Brad Furman: Well, I hope that it's the character stuff I spoke about. I kind of got off on a tangent there a moment ago, but, yeah. One of the things we've really been blessed with the movie is that, from a critical standpoint, it's been embraced. There are a lot of movies out there that don't have a big theatrical run. I love it for what we accomplished and what we didn't, but I'm a filmmaker that feels I can definitely make a movie much better than The Take. In Hollywood, you're only as good as your last movie, but deep down in my heart, what keeps me alive and keeps me ticking is I know I'm more than that. In terms of this movie, I've seen this movie now at the premieres and we've screened it at the festivals and we've had some private screenings and the feedback has just been wonderful. The critics have all really embraced the film, and thank God for the press. Typically everyone is complaining about the press and they don't want to read the reviews and I thought people have really come to support this movie. I really hope that on DVD, my dream would be for it to catch fire and for people to really give it life. People have been saying to me, there was a DVD release party last week, how great this is and how exciting the movie is on DVD and part of my mindset was, yeah, we've already done the theatrical thing, but I'm beginning to realize now that theatrical was so limited with the New York and L.A. release, with such little promotion, was that now I think you're right. This IS its wide release. I think I overlooked that, stubbornly, because I was so focused on the theatrical. I wanted to sell it to a studio who had seen it and loved it and knew what to do with this movie, and we went in a different direction. There's no better place than to release your DVD than through Sony. I mean, they're kings, so I'm excited to go to the Blockbuster. My friend was saying to me that he already has it on his queue on Netflix and people have pre-ordered it on the Internet, I see you can get it on Amazon. I just hope people see that we were trying to make a movie and raise the level of filmmaking. If they enjoy it, they'll come back so I can make future movies.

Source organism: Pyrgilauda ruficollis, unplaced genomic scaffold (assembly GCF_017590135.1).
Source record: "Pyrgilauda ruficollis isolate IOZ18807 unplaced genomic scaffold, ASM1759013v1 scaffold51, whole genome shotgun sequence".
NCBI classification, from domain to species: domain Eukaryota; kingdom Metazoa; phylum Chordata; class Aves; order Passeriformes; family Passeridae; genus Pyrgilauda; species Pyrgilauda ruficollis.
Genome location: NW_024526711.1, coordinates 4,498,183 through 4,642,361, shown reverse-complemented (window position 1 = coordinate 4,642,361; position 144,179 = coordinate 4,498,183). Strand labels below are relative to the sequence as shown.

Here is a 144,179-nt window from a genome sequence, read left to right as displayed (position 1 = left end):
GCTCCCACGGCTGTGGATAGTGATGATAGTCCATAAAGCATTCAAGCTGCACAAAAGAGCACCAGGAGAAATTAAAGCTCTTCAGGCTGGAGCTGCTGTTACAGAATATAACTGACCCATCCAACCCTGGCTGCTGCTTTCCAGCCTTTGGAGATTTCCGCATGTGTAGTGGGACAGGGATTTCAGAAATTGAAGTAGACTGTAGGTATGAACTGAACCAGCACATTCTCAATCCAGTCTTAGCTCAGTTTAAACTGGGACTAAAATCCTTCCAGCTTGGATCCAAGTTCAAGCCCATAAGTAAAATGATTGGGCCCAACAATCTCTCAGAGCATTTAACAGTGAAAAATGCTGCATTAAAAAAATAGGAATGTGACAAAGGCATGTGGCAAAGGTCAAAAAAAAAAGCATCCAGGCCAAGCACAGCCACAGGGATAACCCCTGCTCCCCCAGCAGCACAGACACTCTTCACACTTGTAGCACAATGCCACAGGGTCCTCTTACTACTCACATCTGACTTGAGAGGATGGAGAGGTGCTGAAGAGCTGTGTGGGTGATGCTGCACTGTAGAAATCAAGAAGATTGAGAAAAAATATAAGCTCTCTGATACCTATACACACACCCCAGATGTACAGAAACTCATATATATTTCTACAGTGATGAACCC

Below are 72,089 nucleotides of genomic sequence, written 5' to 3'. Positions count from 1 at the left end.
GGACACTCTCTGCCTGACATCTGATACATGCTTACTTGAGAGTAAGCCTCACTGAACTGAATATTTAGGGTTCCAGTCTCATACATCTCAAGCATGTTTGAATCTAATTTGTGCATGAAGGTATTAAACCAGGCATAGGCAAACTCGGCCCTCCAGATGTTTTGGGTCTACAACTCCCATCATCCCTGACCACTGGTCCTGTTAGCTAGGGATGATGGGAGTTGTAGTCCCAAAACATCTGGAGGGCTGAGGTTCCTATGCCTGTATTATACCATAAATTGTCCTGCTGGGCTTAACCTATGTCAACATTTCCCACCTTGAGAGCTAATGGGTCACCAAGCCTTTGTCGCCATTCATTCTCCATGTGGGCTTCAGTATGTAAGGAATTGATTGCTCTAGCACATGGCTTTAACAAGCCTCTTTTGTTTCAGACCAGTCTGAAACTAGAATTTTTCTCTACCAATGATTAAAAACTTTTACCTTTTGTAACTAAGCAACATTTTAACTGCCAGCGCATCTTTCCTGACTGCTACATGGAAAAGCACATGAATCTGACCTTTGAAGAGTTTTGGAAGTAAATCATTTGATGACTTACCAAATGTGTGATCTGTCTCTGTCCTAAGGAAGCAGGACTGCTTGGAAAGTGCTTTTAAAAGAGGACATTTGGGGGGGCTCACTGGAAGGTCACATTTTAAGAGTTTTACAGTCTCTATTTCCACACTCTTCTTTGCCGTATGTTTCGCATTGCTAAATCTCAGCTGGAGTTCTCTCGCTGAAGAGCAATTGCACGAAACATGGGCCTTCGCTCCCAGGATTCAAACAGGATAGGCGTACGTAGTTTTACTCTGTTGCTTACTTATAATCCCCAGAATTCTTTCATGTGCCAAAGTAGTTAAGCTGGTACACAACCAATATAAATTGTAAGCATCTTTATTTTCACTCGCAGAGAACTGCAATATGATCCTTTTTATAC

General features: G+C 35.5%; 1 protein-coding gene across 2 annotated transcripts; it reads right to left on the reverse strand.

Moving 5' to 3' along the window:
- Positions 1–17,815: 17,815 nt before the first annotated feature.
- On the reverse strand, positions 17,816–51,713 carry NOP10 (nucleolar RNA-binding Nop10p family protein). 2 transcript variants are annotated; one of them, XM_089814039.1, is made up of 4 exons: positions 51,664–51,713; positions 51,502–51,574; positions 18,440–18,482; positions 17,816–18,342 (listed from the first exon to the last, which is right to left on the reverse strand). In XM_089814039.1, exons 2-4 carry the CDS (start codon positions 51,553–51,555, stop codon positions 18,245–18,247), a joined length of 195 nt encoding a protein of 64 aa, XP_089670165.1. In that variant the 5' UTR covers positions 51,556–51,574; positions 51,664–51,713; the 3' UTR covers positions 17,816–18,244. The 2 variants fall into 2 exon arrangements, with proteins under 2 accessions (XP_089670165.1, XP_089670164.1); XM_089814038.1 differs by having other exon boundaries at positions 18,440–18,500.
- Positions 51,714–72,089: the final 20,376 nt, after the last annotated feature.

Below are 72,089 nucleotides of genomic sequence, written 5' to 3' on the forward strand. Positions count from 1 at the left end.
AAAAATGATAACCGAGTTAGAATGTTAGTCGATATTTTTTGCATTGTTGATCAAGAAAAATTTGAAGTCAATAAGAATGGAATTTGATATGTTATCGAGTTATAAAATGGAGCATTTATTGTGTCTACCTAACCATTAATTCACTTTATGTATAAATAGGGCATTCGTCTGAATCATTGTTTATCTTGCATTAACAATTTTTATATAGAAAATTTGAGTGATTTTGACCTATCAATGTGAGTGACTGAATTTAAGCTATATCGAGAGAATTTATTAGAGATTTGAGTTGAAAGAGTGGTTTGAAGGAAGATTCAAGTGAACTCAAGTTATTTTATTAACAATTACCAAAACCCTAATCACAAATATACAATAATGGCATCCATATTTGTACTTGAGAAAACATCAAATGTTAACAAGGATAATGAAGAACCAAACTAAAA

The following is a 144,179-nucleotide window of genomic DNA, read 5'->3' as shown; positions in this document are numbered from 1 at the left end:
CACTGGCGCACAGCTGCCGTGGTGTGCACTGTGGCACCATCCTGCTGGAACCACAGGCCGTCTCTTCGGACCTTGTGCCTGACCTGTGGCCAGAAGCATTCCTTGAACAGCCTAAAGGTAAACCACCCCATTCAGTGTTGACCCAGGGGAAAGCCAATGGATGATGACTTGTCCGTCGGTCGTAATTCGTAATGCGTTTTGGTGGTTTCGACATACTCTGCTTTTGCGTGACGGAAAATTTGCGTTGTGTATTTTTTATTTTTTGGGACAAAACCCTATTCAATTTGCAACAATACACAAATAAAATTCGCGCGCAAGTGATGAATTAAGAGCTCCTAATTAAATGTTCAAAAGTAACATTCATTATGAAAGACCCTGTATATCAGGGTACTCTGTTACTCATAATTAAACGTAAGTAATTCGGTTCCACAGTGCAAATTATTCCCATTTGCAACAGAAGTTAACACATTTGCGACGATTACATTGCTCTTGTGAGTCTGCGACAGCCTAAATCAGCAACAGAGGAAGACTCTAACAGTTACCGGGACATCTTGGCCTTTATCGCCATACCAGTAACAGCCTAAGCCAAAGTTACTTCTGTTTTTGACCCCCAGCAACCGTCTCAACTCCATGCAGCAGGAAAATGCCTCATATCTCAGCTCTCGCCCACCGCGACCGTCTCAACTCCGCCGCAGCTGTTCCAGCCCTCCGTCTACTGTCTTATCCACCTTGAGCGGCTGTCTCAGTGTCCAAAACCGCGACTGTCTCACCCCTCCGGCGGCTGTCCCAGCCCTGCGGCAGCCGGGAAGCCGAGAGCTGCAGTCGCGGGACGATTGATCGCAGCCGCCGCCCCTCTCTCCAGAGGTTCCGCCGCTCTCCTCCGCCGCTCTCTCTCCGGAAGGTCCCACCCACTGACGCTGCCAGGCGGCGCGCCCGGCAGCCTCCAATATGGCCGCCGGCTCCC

Excellent. Well, that's about all I have. Thanks so much for your time today, Brad.

Brad Furman: Yeah, no problem. I'm sorry for the long-winded answers, but I appreciate anybody taking time to talk about the film. It's really a labor of love.

No problem. Thanks again, Brad.

Brad Furman: Thank you so much.

You can find The Take on the DVD shelves on May 27.